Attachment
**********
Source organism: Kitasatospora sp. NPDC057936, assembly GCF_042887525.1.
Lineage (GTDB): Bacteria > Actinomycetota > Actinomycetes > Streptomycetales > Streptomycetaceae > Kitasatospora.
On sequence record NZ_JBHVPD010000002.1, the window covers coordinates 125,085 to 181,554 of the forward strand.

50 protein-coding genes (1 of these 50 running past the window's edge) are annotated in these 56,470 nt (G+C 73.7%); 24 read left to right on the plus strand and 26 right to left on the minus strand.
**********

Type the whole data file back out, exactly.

Source organism: Kitasatospora sp. NPDC057936, assembly GCF_042887525.1.
Lineage (GTDB): Bacteria > Actinomycetota > Actinomycetes > Streptomycetales > Streptomycetaceae > Kitasatospora.
On sequence record NZ_JBHVPD010000002.1, the window covers coordinates 125,085 to 181,554 of the forward strand.

50 protein-coding genes (1 of these 50 running past the window's edge) are annotated in these 56,470 nt (G+C 73.7%); 24 read left to right on the plus strand and 26 right to left on the minus strand.